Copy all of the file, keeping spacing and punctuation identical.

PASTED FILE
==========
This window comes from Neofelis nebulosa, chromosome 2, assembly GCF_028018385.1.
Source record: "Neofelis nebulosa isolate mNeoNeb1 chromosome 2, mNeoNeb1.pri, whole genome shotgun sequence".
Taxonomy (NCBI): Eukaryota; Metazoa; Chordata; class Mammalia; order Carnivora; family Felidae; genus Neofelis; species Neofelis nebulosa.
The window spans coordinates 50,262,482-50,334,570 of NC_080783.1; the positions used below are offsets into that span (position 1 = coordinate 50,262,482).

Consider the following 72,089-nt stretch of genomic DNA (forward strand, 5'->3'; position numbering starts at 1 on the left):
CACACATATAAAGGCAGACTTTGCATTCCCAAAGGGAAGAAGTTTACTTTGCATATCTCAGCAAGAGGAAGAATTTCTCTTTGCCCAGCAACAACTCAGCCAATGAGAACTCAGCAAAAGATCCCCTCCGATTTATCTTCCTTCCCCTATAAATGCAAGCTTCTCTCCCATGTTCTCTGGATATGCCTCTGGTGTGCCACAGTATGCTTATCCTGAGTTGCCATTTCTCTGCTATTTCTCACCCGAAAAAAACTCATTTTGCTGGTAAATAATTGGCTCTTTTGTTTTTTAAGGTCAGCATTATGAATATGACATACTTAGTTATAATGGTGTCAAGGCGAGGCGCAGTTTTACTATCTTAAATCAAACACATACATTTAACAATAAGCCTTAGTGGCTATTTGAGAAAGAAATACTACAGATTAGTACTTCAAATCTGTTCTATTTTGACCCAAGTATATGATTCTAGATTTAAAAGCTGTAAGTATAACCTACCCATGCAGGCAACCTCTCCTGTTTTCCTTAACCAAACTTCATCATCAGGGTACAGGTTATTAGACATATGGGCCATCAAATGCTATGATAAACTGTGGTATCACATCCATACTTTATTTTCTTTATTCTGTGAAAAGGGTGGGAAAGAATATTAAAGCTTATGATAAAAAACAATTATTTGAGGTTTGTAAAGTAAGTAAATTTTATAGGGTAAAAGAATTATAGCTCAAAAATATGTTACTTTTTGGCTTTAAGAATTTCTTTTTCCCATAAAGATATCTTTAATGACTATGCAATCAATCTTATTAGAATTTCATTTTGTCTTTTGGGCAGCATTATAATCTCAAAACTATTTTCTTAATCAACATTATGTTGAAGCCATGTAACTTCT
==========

This window comes from Neofelis nebulosa, chromosome 2, assembly GCF_028018385.1.
Source record: "Neofelis nebulosa isolate mNeoNeb1 chromosome 2, mNeoNeb1.pri, whole genome shotgun sequence".
Taxonomy (NCBI): Eukaryota; Metazoa; Chordata; class Mammalia; order Carnivora; family Felidae; genus Neofelis; species Neofelis nebulosa.
The window spans coordinates 50,262,482-50,334,570 of NC_080783.1; the positions used below are offsets into that span (position 1 = coordinate 50,262,482).

Consider the following 72,089-nt stretch of genomic DNA (forward strand, 5'->3'; position numbering starts at 1 on the left):
CACACATATAAAGGCAGACTTTGCATTCCCAAAGGGAAGAAGTTTACTTTGCATATCTCAGCAAGAGGAAGAATTTCTCTTTGCCCAGCAACAACTCAGCCAATGAGAACTCAGCAAAAGATCCCCTCCGATTTATCTTCCTTCCCCTATAAATGCAAGCTTCTCTCCCATGTTCTCTGGATATGCCTCTGGTGTGCCACAGTATGCTTATCCTGAGTTGCCATTTCTCTGCTATTTCTCACCCGAAAAAAACTCATTTTGCTGGTAAATAATTGGCTCTTTTGTTTTTTAAGGTCAGCATTATGAATATGACATACTTAGTTATAATGGTGTCAAGGCGAGGCGCAGTTTTACTATCTTAAATCAAACACATACATTTAACAATAAGCCTTAGTGGCTATTTGAGAAAGAAATACTACAGATTAGTACTTCAAATCTGTTCTATTTTGACCCAAGTATATGATTCTAGATTTAAAAGCTGTAAGTATAACCTACCCATGCAGGCAACCTCTCCTGTTTTCCTTAACCAAACTTCATCATCAGGGTACAGGTTATTAGACATATGGGCCATCAAATGCTATGATAAACTGTGGTATCACATCCATACTTTATTTTCTTTATTCTGTGAAAAGGGTGGGAAAGAATATTAAAGCTTATGATAAAAAACAATTATTTGAGGTTTGTAAAGTAAGTAAATTTTATAGGGTAAAAGAATTATAGCTCAAAAATATGTTACTTTTTGGCTTTAAGAATTTCTTTTTCCCATAAAGATATCTTTAATGACTATGCAATCAATCTTATTAGAATTTCATTTTGTCTTTTGGGCAGCATTATAATCTCAAAACTATTTTCTTAATCAACATTATGTTGAAGCCATGTAACTTCT